Nearly half a million people and their families could lose up to £58 pounds a week under the coalitions flagship welfare policy – cuts so deep that in 10 disabled households with children fear they might lose their home, a commision led by the Paralymic gold medlalist Lady Grey – Thompson as found.
Backed by three charities: Citizen Advice, The Children`s Society and Disability Rights UK – the commision examined the impact on disabled people.
The commission’s report, based on surveys of 3,500 disabled people and their families, says about 450,000 disabled people could stand to lose out under universal credit once it is fully implemented. Many are likely to struggle to pay for basic essentials such as food and heating, it says.
Three groups are particularly at risk, according to the report: 100,000 disabled children stand to lose up to £28 a week directly; 230,000 severely disabled people who do not have another adult to assist them are at risk of losing £28-£58 a week; and up to 116,000 disabled people who work could lose about £40 a week as the disability element of working tax credits is subsumed into the new scheme.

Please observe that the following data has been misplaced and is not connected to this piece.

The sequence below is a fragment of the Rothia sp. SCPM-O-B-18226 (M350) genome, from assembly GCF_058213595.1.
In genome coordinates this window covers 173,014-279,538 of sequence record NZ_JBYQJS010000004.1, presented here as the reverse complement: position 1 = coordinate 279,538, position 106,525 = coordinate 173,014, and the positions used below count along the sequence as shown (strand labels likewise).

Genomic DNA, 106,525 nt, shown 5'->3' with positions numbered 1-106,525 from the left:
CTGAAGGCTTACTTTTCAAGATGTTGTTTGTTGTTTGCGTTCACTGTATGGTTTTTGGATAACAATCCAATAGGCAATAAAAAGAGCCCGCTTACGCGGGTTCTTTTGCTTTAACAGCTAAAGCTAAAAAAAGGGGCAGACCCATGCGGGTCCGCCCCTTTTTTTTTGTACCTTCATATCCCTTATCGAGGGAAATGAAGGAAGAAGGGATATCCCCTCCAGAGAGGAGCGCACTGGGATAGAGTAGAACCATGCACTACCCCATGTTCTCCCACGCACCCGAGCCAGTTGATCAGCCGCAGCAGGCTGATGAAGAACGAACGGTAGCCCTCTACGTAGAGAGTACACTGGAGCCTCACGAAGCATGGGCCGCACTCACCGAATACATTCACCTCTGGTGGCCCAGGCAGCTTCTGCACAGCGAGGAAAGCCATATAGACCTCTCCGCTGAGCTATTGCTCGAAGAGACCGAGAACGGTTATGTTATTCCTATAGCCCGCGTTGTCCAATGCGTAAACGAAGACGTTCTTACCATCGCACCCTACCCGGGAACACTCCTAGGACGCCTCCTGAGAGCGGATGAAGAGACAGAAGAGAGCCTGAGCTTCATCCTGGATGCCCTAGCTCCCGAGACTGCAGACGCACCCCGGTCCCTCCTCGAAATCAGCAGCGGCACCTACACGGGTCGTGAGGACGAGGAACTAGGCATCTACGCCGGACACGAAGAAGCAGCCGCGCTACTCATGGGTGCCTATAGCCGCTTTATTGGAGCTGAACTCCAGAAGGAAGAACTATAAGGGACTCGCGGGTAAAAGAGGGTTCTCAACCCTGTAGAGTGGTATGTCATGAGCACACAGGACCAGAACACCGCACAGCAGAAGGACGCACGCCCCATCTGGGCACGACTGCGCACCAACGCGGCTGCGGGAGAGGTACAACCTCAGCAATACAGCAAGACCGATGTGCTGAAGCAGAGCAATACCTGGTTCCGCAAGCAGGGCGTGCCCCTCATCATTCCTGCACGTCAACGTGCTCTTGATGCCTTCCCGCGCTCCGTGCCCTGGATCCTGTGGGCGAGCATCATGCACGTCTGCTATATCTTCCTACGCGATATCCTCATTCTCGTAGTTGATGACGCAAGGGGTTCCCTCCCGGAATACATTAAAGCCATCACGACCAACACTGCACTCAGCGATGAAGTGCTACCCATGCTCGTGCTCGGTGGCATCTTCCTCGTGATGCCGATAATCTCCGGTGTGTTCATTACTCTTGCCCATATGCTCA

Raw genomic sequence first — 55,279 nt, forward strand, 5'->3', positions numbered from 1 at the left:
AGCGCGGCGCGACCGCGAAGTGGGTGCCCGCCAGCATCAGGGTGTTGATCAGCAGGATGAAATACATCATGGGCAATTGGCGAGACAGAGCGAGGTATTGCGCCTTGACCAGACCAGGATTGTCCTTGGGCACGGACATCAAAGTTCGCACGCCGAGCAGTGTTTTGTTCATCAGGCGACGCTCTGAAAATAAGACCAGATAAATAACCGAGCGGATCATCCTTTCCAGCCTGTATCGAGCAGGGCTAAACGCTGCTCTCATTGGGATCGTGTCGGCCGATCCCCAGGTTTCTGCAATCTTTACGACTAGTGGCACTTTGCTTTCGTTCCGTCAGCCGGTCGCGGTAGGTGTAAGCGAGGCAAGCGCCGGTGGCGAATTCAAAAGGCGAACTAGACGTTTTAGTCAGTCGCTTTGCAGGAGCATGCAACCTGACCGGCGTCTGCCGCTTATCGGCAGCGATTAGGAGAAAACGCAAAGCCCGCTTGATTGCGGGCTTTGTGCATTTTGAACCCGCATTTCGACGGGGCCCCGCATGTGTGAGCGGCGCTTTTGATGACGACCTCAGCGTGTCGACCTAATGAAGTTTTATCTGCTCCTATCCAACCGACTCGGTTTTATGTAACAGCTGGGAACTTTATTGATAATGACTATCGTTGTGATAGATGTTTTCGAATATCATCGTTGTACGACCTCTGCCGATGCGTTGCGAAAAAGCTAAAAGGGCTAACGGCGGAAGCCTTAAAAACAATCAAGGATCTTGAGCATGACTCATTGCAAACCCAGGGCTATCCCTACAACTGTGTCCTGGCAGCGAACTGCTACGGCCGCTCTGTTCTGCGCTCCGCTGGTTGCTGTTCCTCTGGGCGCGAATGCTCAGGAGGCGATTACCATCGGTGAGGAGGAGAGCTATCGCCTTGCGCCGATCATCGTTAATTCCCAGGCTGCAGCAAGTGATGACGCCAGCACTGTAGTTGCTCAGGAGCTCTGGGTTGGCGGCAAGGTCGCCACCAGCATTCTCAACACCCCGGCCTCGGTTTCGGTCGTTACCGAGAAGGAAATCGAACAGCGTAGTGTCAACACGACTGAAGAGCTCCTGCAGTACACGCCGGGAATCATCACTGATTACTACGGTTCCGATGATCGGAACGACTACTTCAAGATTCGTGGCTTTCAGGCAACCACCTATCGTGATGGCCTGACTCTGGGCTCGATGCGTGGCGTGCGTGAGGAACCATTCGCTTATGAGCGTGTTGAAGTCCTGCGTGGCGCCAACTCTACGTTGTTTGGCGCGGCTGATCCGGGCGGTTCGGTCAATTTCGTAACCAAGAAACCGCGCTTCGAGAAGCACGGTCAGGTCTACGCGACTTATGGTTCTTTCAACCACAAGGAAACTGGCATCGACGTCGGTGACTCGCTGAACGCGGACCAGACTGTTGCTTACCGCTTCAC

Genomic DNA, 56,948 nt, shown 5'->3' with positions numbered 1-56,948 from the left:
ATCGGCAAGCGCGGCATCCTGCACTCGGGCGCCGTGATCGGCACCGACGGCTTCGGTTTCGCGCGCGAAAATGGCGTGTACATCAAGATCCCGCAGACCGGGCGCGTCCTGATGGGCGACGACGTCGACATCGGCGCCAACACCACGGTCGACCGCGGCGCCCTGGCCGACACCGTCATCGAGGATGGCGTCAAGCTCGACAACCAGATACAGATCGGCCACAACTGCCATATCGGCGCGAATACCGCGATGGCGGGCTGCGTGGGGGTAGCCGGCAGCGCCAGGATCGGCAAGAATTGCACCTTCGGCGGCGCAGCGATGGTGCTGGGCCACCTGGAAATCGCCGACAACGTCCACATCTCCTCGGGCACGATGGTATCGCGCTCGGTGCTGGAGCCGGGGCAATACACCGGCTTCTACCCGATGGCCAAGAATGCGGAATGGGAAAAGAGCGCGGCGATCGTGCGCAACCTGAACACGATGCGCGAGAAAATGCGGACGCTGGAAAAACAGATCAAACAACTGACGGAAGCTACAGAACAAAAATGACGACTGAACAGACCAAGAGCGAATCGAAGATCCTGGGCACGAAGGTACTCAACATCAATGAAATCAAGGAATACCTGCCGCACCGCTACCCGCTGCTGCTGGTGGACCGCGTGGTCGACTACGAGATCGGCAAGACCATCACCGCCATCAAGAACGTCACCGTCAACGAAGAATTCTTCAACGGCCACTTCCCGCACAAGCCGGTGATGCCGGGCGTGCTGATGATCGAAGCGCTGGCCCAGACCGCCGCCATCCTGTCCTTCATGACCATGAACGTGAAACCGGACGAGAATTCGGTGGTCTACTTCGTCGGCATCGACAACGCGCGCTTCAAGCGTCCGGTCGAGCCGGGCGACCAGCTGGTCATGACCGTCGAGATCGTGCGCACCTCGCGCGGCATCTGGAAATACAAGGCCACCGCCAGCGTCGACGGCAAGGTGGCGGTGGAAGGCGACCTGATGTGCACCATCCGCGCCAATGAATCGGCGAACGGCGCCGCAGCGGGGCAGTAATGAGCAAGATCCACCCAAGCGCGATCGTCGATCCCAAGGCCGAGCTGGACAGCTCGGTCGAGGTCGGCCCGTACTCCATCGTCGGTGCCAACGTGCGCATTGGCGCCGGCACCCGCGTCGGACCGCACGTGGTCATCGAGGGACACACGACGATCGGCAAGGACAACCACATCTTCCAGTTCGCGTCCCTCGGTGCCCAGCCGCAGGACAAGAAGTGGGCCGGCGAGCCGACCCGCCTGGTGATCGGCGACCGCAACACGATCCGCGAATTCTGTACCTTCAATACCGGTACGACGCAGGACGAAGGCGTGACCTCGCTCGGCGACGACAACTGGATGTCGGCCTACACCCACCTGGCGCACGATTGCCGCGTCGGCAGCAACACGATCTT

The charities and the commission are calling for more cash to be injected into universal benefits for disadvantaged families. “When families who may be affected were asked about losing £30 per week in support for disabled children, they expressed widespread concerns about having to cut back on food or heating, and getting into, or further into, debt,” the report says. “Around one in 10 families expressed fears that they could no longer be able to afford their home.”
The government claims universal credit will “make work pay”, but the commission says it found evidence that the changes could make it harder for disabled people to remain in work.
Labour has called on the government to postpone the introduction of universal credit by a year, arguing there are too many unresolved problems.
The government reacted sharply to the report, saying it was “highly selective and could result in irresponsible scaremongering”. A spokesman for the Department of Work and Pensions said: “We inherited a system of disability support which is a tangled mess of elements, premiums and add-ons, which is highly prone to error and baffling for disabled people themselves.